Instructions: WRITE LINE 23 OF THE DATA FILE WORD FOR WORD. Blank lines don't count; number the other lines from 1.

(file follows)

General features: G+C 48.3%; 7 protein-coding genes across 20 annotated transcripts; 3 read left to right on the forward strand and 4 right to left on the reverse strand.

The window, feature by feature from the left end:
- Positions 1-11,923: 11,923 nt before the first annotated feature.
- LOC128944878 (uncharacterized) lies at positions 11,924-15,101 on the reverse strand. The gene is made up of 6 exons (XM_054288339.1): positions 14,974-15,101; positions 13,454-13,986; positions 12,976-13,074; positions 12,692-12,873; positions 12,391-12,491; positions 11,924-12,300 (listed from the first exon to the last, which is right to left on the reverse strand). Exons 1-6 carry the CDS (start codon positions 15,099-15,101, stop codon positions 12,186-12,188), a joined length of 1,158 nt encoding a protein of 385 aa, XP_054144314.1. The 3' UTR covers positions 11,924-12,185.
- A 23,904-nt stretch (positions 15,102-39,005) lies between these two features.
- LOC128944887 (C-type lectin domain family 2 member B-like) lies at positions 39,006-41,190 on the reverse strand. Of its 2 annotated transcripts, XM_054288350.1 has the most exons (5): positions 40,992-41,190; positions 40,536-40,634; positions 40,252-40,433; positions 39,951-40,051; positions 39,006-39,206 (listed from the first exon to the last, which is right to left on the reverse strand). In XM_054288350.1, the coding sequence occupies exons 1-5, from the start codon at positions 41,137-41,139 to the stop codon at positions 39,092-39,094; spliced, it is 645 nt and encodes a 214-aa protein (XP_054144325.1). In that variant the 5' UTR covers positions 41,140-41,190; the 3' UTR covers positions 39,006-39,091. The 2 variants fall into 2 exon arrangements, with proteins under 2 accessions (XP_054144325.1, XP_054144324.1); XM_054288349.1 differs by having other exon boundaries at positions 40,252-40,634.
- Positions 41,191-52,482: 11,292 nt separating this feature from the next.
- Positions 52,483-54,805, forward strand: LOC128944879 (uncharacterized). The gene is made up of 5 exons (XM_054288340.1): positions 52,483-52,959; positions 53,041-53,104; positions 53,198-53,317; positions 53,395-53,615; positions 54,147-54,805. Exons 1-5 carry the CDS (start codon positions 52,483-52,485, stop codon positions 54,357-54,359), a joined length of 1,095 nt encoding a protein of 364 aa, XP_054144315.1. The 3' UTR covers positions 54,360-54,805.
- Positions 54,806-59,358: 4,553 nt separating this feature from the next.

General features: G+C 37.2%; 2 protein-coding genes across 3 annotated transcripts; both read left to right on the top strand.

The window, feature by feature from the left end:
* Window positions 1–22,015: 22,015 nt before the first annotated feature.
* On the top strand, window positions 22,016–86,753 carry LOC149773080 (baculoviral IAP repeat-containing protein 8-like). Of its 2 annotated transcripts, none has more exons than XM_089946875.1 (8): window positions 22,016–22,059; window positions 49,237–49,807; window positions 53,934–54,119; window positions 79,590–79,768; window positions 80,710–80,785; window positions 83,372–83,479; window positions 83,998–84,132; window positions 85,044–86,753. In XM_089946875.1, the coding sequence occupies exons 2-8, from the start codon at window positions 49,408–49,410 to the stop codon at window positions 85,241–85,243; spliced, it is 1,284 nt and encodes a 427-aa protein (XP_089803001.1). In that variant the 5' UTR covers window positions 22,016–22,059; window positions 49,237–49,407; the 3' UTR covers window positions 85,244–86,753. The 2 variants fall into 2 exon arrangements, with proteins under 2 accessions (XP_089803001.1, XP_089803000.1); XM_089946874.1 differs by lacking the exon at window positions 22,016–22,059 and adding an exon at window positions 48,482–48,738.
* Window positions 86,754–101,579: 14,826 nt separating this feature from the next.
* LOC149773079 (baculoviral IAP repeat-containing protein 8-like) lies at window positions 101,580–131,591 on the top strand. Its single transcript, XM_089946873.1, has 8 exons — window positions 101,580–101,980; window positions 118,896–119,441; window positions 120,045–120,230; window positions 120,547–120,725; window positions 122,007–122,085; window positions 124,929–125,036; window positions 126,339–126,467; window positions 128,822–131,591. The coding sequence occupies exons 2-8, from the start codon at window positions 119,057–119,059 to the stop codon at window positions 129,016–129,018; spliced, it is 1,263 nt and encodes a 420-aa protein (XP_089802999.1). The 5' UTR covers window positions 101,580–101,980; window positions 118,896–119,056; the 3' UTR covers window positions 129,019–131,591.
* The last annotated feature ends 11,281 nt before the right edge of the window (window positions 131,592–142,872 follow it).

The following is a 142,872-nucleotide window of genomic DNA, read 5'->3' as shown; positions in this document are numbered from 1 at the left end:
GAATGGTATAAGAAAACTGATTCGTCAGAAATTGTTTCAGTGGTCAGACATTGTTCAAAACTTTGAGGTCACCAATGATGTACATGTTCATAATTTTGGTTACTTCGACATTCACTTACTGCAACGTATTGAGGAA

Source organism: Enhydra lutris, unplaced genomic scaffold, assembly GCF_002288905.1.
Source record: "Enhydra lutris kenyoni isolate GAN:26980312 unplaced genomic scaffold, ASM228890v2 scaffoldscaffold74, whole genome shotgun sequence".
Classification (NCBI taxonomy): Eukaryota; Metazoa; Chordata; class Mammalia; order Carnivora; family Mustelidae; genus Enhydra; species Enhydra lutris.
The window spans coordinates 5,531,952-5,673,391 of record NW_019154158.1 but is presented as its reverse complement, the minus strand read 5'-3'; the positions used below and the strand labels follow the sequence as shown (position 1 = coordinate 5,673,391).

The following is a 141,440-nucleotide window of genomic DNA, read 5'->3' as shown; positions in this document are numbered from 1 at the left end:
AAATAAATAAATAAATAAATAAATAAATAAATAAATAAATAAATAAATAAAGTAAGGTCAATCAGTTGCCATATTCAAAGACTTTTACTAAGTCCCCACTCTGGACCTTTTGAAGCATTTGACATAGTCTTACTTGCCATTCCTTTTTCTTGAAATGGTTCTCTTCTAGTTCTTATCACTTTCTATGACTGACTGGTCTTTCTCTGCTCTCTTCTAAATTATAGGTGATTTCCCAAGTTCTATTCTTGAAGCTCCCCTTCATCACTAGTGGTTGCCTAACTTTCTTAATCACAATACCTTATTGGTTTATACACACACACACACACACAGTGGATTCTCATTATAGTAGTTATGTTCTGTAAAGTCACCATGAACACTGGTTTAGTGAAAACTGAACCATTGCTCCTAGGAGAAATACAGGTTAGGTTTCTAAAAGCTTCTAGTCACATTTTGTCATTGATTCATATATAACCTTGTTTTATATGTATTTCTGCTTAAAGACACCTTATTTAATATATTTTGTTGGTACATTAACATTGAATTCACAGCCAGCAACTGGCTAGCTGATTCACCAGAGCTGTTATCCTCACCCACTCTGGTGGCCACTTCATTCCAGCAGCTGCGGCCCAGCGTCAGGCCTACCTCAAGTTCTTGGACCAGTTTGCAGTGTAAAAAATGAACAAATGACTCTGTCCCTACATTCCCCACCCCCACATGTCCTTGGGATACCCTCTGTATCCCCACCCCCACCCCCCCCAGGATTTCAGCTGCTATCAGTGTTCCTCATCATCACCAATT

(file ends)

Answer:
The following is a 141,440-nucleotide window of genomic DNA, read 5'->3' as shown; positions in this document are numbered from 1 at the left end: